The Church also founded three of the four universities now existing in Scotland, viz: Saint Andrew’s in 1411, Glasgow in 1450 and Aberdeen in 1494.
Without her we should be deprived to-day of the priceless treasures of ancient literature; for, in preserving the languages of Greece and Rome from destruction, she rescued classical writers of those countries from oblivion. Hallam justly observes that, were it not for the diligent labors of the monks in the Middle Ages, our knowledge of the history of ancient Greece and Rome would be as vague today as our information regarding the Pyramids of Egypt.
And as for works of art, there are more valuable monuments of art contained in the single museum of the Vatican than are to be found in all our country. Artists are obliged to go to Rome to consult their best models. Our churches are not only temples of worship, but depositories of sacred art. For our intellectual progress we are in no small measure indebted to the much-abused Middle Ages. Tyndall has the candor to observe that “The nineteenth century strikes its roots into the centuries gone by and draws nutriment from them.”
VI. Is it liberty that will destroy the Church? The Church breathes freely and expands with giant growth, where true liberty is found. She is always cramped in her operations wherever despotism casts its dark shadow. Nowhere does she enjoy more independence than here; nowhere is she more vigorous and more prosperous.
Children of the Church, fear nothing, happen what will to her. Christ is with her and therefore she cannot sink. Caesar, in crossing the Adriatic, said to the troubled oarsman: “Quid times? Caesarem vehis.” What Caesar said in presumption Jesus says with truth: What fearest thou? Christ is in the ship. Are we not positive that the sun will rise tomorrow and next day, and so on to the end of the world? Why? Because God so ordained when He established it in the heavens; and because it has never failed to run its course from the beginning. Has not Christ promised that the Church should always enlighten the world? Has He not, so far, fulfilled His promise concerning His Church? Has she not gone steadily on her course amid storm and sunshine? The fulfilment of the past is the best security for the future.
Amid the continual changes in human institutions she is the one Institution that never changes. Amid the universal ruins of earthly monuments she is the one monument that stands proudly pre-eminent. Not a stone in this building falls to the ground. Amid the general destruction of kingdoms her kingdom is never destroyed. Ever ancient and ever new, time writes no wrinkles on her Divine brow.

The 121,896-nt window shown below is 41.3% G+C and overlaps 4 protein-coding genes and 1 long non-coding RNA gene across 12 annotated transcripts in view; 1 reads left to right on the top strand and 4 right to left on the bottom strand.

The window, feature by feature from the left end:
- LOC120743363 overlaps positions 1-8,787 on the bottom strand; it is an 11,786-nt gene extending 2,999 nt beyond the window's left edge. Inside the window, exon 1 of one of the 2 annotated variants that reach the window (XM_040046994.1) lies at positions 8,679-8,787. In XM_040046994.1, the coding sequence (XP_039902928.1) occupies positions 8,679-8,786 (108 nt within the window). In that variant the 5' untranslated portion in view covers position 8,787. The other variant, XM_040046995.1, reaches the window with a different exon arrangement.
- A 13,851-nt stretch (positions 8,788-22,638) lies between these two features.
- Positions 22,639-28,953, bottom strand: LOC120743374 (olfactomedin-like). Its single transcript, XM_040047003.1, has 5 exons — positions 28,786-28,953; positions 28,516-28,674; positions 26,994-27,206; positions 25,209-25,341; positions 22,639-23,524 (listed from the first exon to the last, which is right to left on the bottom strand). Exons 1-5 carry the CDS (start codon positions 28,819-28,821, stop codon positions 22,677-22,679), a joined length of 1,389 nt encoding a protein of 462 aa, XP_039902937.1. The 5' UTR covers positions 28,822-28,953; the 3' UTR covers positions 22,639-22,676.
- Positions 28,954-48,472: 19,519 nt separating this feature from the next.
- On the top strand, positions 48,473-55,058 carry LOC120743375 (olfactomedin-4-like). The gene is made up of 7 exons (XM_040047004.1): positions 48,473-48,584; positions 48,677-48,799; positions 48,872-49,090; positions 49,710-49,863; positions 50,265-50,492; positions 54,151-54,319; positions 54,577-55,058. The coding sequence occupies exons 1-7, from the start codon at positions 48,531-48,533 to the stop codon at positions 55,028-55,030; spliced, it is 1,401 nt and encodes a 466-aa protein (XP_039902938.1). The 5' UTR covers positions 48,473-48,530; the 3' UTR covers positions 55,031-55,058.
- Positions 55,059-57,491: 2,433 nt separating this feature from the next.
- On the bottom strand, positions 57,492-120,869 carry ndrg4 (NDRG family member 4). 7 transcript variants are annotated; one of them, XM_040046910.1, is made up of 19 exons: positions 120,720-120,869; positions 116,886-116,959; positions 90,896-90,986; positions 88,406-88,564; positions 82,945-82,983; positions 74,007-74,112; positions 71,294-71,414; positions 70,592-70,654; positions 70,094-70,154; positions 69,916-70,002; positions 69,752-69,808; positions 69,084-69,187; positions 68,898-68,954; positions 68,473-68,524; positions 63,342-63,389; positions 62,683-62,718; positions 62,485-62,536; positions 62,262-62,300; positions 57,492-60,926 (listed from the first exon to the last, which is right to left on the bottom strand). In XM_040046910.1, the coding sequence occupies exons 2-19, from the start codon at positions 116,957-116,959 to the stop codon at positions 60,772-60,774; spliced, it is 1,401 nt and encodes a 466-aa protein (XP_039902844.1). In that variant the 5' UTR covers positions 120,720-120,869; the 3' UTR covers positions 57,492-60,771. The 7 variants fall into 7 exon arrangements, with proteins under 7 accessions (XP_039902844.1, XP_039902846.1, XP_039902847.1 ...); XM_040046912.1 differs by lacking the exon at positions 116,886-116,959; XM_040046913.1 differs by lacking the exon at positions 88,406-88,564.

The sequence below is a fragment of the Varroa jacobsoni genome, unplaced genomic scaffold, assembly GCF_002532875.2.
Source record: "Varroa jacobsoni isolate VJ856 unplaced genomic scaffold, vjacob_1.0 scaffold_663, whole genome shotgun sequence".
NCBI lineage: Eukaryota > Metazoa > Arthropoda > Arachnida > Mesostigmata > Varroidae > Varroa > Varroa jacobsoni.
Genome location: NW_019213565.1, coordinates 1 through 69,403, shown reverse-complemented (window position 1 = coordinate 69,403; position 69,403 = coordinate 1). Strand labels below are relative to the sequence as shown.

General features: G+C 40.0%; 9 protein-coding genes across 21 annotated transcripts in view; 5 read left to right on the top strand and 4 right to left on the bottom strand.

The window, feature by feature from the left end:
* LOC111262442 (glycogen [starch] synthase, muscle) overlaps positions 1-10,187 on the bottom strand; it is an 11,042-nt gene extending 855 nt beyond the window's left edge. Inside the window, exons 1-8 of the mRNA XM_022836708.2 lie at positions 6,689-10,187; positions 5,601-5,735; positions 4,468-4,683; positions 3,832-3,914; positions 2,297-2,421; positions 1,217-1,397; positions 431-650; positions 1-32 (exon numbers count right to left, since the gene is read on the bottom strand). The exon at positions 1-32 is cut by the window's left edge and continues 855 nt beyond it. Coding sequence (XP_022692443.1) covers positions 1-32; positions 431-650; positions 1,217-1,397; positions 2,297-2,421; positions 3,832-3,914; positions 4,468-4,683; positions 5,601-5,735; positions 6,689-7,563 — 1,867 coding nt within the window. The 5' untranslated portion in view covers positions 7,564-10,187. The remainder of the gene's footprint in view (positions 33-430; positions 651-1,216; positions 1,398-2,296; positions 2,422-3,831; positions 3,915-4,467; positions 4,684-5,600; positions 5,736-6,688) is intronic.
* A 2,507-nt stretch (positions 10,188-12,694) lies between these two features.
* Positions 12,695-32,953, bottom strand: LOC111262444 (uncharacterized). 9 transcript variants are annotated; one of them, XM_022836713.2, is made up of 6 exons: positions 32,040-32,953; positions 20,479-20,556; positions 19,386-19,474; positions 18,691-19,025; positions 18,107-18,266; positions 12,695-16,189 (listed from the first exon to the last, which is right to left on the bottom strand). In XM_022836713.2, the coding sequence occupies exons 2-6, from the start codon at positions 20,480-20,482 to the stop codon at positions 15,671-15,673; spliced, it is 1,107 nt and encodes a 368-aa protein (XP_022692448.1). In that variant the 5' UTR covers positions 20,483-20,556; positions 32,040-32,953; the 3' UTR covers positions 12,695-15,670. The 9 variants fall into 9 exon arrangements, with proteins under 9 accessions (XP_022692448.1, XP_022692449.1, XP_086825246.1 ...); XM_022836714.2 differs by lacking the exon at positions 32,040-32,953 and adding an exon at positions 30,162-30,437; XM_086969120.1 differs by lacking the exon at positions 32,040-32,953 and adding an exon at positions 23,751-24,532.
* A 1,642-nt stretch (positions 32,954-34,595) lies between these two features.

The Church has seen the birth of every government of Europe, and it is not at all improbable that she shall also witness the death of them all and chant their requiem. She was more than fourteen hundred years old when Columbus discovered our continent, and the foundation of our Republic is but as yesterday to her.
She calmly looked on while the Goths and the Visigoths, the Huns and the Saxons swept like a torrent over Europe, subverting dynasties. She has seen monarchies changed into republics, and republics consolidated into empires – all this has she witnessed, while her own Divine Constitution has remained unaltered. Of Her we can truly say in the words of the Psalmist: “They shall perish, but thou remainest; and all of them shall grow old as a garment. And as a vesture Thou shalt change them, and they shall be changed. But thou art always the self-same, and thy years shalt not fail. The children of thy servants shall continue, and their seed shall be directed forever.” God forbid that we should ascribe to any human cause this marvellous survival of the Church. Her indestructibility is not due, as some suppose, to her wonderful organization, or to the far-reaching policy of her Pontiffs, or to the learning and wisdom of her teachers. If she has survived, it is not because of human wisdom, but often in spite of human folly. Her permanence is due not to the arm of the flesh, but to the finger of God.
In the brightest days of the Republic of Pagan Rome the Roman said with pride: “I am a Roman citizen.” This was his noblest title. He was proud of the Republic, because it was venerable in years, powerful in the number of its citizens, and distinguished for the wisdom of its statesmen. What a subject of greater glory to be a citizen of the Republic of the Church which has lasted for nineteen centuries, and will continue till time shall be no more; which counts her millions of children in every clime; which numbers her heroes and her martyrs by the thousand; which associates you with the Apostles and Saints. “You are no more strangers and foreigners, but you are fellow-citizens with the Saints and the domestics of God, built upon the foundation of the Prophets and Apostles, Jesus Christ Himself being the chief cornerstone.” Though separated from earthly relatives and parents, you need never be separated from her. She is ever with us to comfort us. She says to us what her Divine Spouse said to His Apostles: “Behold, I am with you all days, even to the consummation of the world.”